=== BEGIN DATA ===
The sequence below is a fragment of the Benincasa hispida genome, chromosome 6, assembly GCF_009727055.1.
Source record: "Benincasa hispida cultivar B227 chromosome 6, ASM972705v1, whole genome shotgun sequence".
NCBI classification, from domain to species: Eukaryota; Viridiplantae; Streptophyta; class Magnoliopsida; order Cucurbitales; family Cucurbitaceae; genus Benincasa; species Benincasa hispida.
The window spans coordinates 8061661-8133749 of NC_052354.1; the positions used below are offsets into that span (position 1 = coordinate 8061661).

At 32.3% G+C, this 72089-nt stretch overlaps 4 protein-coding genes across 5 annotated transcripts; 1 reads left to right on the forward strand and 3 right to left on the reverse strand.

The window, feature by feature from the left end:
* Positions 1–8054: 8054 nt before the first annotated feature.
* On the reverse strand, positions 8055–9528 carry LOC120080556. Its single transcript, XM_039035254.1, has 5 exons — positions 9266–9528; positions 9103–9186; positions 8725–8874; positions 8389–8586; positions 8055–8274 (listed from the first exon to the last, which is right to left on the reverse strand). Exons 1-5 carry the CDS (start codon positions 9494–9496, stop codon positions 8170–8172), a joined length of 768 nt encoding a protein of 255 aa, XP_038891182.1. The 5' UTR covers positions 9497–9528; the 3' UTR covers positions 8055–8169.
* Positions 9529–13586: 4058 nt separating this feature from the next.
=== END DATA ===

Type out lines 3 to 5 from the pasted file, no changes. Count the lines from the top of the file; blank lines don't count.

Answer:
NCBI classification, from domain to species: Eukaryota; Viridiplantae; Streptophyta; class Magnoliopsida; order Cucurbitales; family Cucurbitaceae; genus Benincasa; species Benincasa hispida.
The window spans coordinates 8061661-8133749 of NC_052354.1; the positions used below are offsets into that span (position 1 = coordinate 8061661).

At 32.3% G+C, this 72089-nt stretch overlaps 4 protein-coding genes across 5 annotated transcripts; 1 reads left to right on the forward strand and 3 right to left on the reverse strand.